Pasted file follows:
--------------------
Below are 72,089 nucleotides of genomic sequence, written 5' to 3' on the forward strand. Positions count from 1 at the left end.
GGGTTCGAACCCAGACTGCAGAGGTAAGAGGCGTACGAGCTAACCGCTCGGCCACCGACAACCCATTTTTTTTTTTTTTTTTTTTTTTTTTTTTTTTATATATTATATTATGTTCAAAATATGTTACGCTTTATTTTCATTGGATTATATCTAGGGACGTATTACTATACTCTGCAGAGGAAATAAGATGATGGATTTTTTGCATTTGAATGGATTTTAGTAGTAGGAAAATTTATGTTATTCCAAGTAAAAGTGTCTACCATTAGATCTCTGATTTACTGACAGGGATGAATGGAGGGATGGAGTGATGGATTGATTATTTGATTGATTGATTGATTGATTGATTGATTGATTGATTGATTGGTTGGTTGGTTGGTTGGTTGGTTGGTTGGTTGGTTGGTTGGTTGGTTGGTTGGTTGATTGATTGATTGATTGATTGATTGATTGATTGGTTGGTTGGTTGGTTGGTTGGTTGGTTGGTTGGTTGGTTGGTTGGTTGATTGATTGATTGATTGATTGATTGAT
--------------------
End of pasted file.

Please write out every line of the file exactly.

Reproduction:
Below are 72,089 nucleotides of genomic sequence, written 5' to 3' on the forward strand. Positions count from 1 at the left end.
GGGTTCGAACCCAGACTGCAGAGGTAAGAGGCGTACGAGCTAACCGCTCGGCCACCGACAACCCATTTTTTTTTTTTTTTTTTTTTTTTTTTTTTTTATATATTATATTATGTTCAAAATATGTTACGCTTTATTTTCATTGGATTATATCTAGGGACGTATTACTATACTCTGCAGAGGAAATAAGATGATGGATTTTTTGCATTTGAATGGATTTTAGTAGTAGGAAAATTTATGTTATTCCAAGTAAAAGTGTCTACCATTAGATCTCTGATTTACTGACAGGGATGAATGGAGGGATGGAGTGATGGATTGATTATTTGATTGATTGATTGATTGATTGATTGATTGATTGATTGATTGGTTGGTTGGTTGGTTGGTTGGTTGGTTGGTTGGTTGGTTGGTTGGTTGGTTGGTTGATTGATTGATTGATTGATTGATTGATTGATTGGTTGGTTGGTTGGTTGGTTGGTTGGTTGGTTGGTTGGTTGGTTGGTTGATTGATTGATTGATTGATTGATTGAT